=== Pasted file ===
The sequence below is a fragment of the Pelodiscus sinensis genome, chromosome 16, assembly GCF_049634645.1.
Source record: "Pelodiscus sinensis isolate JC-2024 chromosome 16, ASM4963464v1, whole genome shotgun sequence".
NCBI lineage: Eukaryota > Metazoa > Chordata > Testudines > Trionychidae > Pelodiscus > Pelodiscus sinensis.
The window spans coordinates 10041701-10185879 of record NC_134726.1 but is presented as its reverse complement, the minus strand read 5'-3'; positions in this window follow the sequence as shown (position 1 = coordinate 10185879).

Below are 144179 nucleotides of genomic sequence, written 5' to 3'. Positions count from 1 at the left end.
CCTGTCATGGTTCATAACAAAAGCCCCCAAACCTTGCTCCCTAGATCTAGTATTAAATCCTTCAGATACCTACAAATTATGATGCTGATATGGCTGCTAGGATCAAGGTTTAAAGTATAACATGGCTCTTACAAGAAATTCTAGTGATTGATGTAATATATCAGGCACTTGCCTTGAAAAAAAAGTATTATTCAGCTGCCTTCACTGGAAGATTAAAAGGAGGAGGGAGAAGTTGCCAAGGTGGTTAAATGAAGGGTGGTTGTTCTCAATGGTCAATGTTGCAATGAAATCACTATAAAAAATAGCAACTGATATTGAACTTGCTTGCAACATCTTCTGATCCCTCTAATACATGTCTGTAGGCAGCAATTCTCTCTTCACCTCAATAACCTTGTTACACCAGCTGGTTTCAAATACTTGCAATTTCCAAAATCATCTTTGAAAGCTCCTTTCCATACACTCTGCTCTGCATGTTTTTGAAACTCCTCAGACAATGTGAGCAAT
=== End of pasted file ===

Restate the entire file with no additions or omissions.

The sequence below is a fragment of the Pelodiscus sinensis genome, chromosome 16, assembly GCF_049634645.1.
Source record: "Pelodiscus sinensis isolate JC-2024 chromosome 16, ASM4963464v1, whole genome shotgun sequence".
NCBI lineage: Eukaryota > Metazoa > Chordata > Testudines > Trionychidae > Pelodiscus > Pelodiscus sinensis.
The window spans coordinates 10041701-10185879 of record NC_134726.1 but is presented as its reverse complement, the minus strand read 5'-3'; positions in this window follow the sequence as shown (position 1 = coordinate 10185879).

Below are 144179 nucleotides of genomic sequence, written 5' to 3'. Positions count from 1 at the left end.
CCTGTCATGGTTCATAACAAAAGCCCCCAAACCTTGCTCCCTAGATCTAGTATTAAATCCTTCAGATACCTACAAATTATGATGCTGATATGGCTGCTAGGATCAAGGTTTAAAGTATAACATGGCTCTTACAAGAAATTCTAGTGATTGATGTAATATATCAGGCACTTGCCTTGAAAAAAAAGTATTATTCAGCTGCCTTCACTGGAAGATTAAAAGGAGGAGGGAGAAGTTGCCAAGGTGGTTAAATGAAGGGTGGTTGTTCTCAATGGTCAATGTTGCAATGAAATCACTATAAAAAATAGCAACTGATATTGAACTTGCTTGCAACATCTTCTGATCCCTCTAATACATGTCTGTAGGCAGCAATTCTCTCTTCACCTCAATAACCTTGTTACACCAGCTGGTTTCAAATACTTGCAATTTCCAAAATCATCTTTGAAAGCTCCTTTCCATACACTCTGCTCTGCATGTTTTTGAAACTCCTCAGACAATGTGAGCAAT